# Natural discharging duration of an unpluged capacitor

Can natural discharging period of a charged capacitor be detected by a certain formula? If it is related to initial voltage and the internal parasite resistance, what are the factors affecting this quite high resistance that is measurable through a simple circuit? May it be related to capacitance or something else? If there is, can you give a certain expression in terms of V and C to find the total time needed for a charged capacitor whose initial voltage is V, capacitance is C to completely be discharged or remarkably get closer to zero while not being connected to any circuit?

• Do you know anything about the dielectric? – Ignacio Vazquez-Abrams Dec 6 '14 at 18:18
• I am very noob in this field and at 2nd grade in college yet(Electrical and Electronics Engineering). – newbie_developer93 Dec 6 '14 at 18:35
• I believe what Ignacia means is that the self-discharge rate of the capacitor will depend on the properties of the dielectric material used to build that capacitor. For example, is it an aluminum electrolytic? Is it a multi-layer ceramic, and if so, what is the dielectric type or temperature coefficient? Is it a tantalum capacitor? – mkeith Dec 6 '14 at 18:42
• Apologies for reading dielectric as electric, yet my answer won't change. – newbie_developer93 Dec 6 '14 at 18:42
• I know that capacitance fomula is something like C=A/d*€*€0. So there is an effect of the matter squeezed between plates. I think, it is more logical to explain my actual intention in asking the question. Let's assume that I want to make a simple capacitor of a pair of aluminium foil layer and a piece of paper inbetween to use as power supply.What can I do to maximize the time interval it can keep its voltage value when turned off? – newbie_developer93 Dec 6 '14 at 19:00

Use an adjustable bench supply and connect its outputs to the capacitor through a microammeter as shown here: In some cases it may be necessary to use an even more sensitive meter.

Adjust the voltage supply to various voltage levels from near zero up to the upper limit of interest while keeping in mind the upper voltage limit of the capacitor. At each stable voltage step measure the voltage and current and make a table of data. For each data point you can calculate the DC leakage current of the capacitor using Ohms law. The resulting resistance can then be plotted in a graph to see how constant it is with respect to voltage.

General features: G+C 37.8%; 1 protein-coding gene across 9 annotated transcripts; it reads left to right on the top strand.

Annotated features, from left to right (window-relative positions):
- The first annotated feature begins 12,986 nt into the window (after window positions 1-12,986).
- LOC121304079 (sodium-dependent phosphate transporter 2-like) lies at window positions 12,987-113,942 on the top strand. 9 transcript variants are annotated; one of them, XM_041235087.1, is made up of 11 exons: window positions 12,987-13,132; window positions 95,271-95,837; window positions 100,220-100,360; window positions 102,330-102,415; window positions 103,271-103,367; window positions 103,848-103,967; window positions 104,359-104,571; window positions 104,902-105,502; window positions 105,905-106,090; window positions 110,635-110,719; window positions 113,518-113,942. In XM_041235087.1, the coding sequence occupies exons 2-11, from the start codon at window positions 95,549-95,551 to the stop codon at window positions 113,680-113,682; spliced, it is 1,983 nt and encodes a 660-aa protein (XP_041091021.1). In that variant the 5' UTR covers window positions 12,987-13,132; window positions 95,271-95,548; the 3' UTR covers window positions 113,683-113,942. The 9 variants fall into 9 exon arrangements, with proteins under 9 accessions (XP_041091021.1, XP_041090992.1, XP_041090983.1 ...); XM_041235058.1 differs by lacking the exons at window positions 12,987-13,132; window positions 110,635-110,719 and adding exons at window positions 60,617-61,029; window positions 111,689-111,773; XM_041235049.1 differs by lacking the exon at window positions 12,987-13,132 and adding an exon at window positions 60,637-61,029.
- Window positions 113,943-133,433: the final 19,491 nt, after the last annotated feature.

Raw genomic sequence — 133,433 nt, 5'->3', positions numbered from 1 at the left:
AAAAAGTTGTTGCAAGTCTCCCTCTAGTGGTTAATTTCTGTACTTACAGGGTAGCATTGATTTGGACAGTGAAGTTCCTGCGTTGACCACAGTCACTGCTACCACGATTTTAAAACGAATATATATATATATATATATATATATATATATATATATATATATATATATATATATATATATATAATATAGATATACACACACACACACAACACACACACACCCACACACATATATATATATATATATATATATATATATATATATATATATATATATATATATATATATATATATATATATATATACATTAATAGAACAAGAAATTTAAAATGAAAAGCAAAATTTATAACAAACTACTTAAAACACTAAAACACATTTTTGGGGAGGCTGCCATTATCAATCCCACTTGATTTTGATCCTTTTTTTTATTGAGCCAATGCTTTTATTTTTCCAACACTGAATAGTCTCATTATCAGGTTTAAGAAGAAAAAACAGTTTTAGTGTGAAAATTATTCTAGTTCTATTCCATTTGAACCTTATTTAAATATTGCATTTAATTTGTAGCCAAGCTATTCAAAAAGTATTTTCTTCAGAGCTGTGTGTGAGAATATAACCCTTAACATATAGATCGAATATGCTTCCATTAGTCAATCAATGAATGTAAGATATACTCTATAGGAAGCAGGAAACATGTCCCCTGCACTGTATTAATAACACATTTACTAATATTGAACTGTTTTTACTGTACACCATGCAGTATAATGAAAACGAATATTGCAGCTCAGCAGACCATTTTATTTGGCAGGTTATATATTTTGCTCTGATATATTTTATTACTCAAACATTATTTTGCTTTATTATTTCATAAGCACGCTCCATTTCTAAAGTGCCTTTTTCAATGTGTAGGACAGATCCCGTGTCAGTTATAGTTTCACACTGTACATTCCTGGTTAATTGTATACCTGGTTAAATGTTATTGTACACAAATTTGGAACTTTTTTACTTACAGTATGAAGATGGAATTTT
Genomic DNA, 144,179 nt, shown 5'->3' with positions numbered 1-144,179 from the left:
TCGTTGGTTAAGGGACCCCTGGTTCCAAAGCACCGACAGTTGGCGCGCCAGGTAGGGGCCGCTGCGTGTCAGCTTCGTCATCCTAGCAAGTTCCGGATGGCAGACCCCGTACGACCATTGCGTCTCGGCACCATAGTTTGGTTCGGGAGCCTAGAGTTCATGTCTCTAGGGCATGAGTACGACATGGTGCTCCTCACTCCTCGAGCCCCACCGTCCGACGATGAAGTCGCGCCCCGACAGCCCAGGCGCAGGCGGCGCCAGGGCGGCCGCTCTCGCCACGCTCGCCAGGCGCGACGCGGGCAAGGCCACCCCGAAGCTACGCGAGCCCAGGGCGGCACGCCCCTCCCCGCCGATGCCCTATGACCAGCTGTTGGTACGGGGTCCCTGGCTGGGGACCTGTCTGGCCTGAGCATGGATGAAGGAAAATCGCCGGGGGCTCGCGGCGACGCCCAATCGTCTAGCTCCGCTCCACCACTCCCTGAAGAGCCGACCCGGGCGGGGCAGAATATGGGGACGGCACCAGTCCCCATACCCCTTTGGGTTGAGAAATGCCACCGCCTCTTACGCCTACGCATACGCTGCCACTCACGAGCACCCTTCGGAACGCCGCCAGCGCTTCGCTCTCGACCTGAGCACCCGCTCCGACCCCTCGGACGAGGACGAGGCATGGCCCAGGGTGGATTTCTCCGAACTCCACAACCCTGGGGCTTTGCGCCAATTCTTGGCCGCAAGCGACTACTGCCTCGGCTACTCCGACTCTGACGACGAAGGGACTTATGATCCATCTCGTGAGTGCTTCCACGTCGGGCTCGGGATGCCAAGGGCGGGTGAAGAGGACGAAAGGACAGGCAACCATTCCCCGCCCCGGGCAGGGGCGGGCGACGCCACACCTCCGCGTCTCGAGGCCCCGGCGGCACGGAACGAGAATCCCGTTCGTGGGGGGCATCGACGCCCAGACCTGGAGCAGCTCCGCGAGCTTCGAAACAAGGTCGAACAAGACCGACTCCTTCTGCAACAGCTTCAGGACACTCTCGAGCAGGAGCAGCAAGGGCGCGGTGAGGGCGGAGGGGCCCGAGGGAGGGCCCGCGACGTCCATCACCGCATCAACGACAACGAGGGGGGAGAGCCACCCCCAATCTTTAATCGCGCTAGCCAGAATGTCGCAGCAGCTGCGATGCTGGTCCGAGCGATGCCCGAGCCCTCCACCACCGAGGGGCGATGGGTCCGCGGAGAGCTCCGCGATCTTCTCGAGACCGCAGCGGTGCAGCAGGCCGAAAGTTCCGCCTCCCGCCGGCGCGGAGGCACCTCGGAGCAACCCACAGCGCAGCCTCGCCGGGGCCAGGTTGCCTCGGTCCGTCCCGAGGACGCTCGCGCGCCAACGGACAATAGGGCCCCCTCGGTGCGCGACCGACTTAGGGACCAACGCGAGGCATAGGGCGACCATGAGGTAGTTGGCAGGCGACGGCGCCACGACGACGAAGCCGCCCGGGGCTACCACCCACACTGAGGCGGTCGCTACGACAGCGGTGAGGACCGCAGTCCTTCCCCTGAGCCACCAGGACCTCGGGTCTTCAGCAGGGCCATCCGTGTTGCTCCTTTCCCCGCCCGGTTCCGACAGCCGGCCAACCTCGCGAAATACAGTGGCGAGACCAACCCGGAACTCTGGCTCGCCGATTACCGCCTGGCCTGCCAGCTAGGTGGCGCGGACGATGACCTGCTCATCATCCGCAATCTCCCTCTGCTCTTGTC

Once you know the effective leakage resistance of the capacitor you can calculate the net self discharge time using the standard RC formula from the starting voltage level. If the leakage resistance is constant this technique would be quite accurate. If it is not linear then extra work would be needed to integrate the changing resistance versus voltage into the calculation.

• Did you mean this? postimg.org/image/lpuim0e9r – newbie_developer93 Dec 6 '14 at 19:47
• And also in lab experiment of 2 week ago involving finding parasite resistence, teacher said that we can find the internal resistance by taking voltage and current value when current is very small. Is representation of any non-ideal capacitor exactly C//R? If so, is the reason why the proportion of voltage(of capacitor) to current(going through main branch) gives the parasite resistance when current value is very close to zero because KVL require the external resistence in serial with the non-ideal capacitor should have smaller voltage for capacitor voltage to be closer to of power supply? – newbie_developer93 Dec 6 '14 at 20:38
• Thus, we can get an approximate value for the parasite resistance by directly dividing voltage of power supply by the small current read on the ampermeter in your( and also of the second part of the old experiment) configuration of V-R1-(C//R2). – newbie_developer93 Dec 6 '14 at 20:44
• I mean resistance of the cable or any physically connected one(of relatively high value compared to the cable) by R1 of course(you probably got what I have tried to mention :) , sorry for my slow process while writing.) – newbie_developer93 Dec 6 '14 at 20:50
• Can you verify what I said yesterday? Am I correct? If there is any mistake, can you say at which parts I am wrong? Lastly, what do you suggest as material that can be used to built a capacitor suitable for using as power source? (And thanks for the answer by the way. I couldn't upvote because I am new here) – newbie_developer93 Dec 7 '14 at 10:03